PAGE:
Fuller says no, others not so sure

WESTMINSTER, Md. -- The Baltimore Ravens are excited about
the prospect of having Deion Sanders come out of retirement and be
a part of their defensive backfield.

The question now is: Will he take them up on their offer?

The Ravens have told Sanders that if he wants to end his
retirement of three years, he would be welcome to join the team.
Sanders is working out at his Dallas home in an effort to determine
if his 37-year-old body can take the punishment of playing in the

"He's obviously doing his due diligence to see if this is
something he really wants to do," Ravens coach Brian Billick said
Wednesday. "Certainly we'd love to have him in, and when we get to
that point, he'll be in."

Ravens safety Corey Fuller, a good friend of Sanders, isn't so
sure that Sanders is ready to put on a helmet and shoulder pads for
the first time since 2000, when he was a member of the Washington
Redskins. Sanders formally announced his retirement the day before
the Redskins opened camp in 2001.

"I talk to him every day," Fuller said. "I know what he's
going to do. The man said he's not coming. He's got four kids. It's
not because he can't play anymore. It's just that the man has a lot
going on outside of football."

But the Ravens are convinced that Sanders has yet to arrive at a
final decision, and they're prepared to let him take his time in
deciding if he wants to join the team.

"It's far enough along that when he feels he's ready, he's
in," Billick said. "Deion is a professional. He doesn't want to
come in here unless he's ready to go. We'll give him that kind of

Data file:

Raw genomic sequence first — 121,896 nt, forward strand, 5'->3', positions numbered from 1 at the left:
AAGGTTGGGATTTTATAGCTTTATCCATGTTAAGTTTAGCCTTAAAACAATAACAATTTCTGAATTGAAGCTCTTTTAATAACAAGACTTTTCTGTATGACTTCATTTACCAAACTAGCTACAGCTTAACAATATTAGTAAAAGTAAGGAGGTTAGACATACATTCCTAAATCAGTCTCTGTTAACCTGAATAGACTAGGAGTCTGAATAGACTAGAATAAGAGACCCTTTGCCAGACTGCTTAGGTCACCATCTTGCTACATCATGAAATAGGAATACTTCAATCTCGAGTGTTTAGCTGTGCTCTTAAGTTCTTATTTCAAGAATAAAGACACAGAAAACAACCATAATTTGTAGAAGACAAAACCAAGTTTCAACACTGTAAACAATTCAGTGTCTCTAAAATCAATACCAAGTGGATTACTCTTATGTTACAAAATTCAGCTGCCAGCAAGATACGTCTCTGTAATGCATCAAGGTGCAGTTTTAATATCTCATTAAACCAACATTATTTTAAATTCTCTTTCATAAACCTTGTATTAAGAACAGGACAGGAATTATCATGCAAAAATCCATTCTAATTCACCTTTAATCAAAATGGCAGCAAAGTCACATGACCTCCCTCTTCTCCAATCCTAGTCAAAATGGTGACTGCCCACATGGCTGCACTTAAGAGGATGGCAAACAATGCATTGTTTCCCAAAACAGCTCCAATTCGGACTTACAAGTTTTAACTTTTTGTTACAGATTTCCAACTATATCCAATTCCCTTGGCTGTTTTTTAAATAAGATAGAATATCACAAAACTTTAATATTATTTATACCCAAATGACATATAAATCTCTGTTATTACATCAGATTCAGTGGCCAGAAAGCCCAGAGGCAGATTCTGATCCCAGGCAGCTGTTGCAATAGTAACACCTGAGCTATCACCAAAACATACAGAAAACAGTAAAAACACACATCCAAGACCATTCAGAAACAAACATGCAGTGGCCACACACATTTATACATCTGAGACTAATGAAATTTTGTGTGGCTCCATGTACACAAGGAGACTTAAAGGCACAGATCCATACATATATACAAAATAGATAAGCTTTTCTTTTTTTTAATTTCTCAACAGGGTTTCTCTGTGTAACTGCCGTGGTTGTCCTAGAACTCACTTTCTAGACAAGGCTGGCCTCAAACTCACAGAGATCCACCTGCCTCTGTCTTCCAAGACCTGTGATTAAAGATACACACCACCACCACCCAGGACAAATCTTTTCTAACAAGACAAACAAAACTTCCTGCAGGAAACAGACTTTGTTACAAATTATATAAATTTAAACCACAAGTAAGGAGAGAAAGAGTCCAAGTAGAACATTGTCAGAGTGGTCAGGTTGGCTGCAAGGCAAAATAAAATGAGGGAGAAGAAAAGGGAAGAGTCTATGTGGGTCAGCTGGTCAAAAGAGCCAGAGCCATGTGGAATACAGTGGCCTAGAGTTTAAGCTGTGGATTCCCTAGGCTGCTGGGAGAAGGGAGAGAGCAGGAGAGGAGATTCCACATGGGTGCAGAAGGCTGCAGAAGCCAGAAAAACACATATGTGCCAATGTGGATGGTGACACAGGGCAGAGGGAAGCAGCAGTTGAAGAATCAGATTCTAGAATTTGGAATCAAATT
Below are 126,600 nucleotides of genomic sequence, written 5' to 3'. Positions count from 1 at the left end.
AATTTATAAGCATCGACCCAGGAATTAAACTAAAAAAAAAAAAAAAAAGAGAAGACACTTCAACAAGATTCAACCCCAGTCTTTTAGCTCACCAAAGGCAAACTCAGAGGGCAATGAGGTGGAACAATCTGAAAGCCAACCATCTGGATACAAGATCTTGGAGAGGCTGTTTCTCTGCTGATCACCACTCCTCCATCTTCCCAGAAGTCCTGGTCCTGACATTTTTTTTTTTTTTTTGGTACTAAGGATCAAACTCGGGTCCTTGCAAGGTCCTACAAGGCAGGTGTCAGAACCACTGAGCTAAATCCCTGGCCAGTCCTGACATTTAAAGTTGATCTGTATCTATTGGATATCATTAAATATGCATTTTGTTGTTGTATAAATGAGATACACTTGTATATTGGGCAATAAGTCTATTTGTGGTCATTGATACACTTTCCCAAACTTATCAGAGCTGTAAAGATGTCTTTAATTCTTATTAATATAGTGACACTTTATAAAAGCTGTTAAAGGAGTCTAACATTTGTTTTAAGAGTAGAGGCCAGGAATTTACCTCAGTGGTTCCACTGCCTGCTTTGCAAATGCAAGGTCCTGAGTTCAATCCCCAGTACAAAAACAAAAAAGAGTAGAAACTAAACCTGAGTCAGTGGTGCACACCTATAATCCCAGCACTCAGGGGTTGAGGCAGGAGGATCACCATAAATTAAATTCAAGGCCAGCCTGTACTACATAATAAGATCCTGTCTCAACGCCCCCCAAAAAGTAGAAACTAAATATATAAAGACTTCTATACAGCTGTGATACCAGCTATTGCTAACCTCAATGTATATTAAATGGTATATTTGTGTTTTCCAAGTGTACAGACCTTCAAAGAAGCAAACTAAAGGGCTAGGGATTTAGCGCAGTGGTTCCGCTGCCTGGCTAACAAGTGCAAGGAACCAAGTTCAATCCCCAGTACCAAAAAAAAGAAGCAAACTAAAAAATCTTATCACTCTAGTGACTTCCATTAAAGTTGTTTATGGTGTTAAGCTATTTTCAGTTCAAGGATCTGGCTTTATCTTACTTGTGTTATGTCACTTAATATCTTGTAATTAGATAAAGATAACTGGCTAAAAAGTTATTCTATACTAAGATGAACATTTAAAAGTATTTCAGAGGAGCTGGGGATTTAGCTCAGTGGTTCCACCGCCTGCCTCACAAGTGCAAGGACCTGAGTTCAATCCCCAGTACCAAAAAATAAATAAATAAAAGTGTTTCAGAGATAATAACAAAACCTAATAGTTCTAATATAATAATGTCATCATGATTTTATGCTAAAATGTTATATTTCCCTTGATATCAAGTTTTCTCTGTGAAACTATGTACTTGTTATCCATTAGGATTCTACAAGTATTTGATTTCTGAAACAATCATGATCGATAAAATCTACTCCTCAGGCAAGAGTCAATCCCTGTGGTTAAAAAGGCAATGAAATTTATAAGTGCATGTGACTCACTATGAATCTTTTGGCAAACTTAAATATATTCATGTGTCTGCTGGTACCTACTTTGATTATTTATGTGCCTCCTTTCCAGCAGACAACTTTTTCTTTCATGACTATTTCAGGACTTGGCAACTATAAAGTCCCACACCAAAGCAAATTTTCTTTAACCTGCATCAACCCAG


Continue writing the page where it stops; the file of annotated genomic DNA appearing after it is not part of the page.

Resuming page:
space, and when he feels he's physically at the right spot, then
we'd love to have him."

Sanders made a name for himself at cornerback, a far more
demanding position than where the Ravens would use him -- as a fifth
defensive back in passing situations. Therefore, Billick isn't
worried about the possibility of Sanders perhaps being a step
slower than when he was known as Prime Time.

"He's a special individual with special talents. He's not too
old, I can promise you that," Billick said. "It will be a work in
progress to a degree, but he's not too old. He's been out of it for
three years, which means he's fresh."

On that point, Fuller concurred.

"Deion is in great shape. He has a gym in his house and works
out all the time. But when you get older, it comes down to your
mind," Fuller said. "When you've been off for three years, you
get attached to other things."

Sanders, a former major league outfielder, worked out with the
Texas Rangers prior to Wednesday night's game against the Cleveland
Indians. He shagged flies in the outfield and took swings in the
batting cage.

As he left the field, Sanders was evasive when asked about
returning to the NFL.

"I'm here to talk about baseball," Sanders said. "Baseball
questions only. I really miss baseball. I didn't know how much I
missed it, being around the guys."

If Sanders wants to play for the Ravens, defensive coordinator
Mike Nolan would happily draw up a game plan that would include him
in the backfield.

"Adding depth is one thing, but adding quality depth is a whole
different thing," Nolan said. "A player like that comes along,
we'll do what fits that player. It will allow us to be more
aggressive than we already are. A player like that allows you to do
just about anything."

Most of the Ravens are excited about the possibility, too.

"Deion brings excitement to the game," linebacker Adalius
Thomas said. "I used to watch him as a kid, and now you get a
chance to sit down with him and pick his brain. It will be very
exciting when he does, uh, if he does come back."

Ravens wide receiver Kevin Johnson is excited about the prospect
of running in practice against cornerback Chris McAlister, who is
expected to arrive in camp next week, and Sanders, one of the
finest defensive backs of the past 20 years.

"You figure, with him, Chris and Gary Baxter, you're going to
get the best of both worlds," Johnson said. "You're going up
against Chris, who's the best of his time right now, and Deion, one
of the best of his time."

But the addition of Sanders could spell trouble for a player
such as rookie cornerback Lance Frazier, who's striving to be part
of the team.

"That would be another roster spot, right at the position that
I'm playing," Frazier said. "That will get me either booted or
put on practice squad."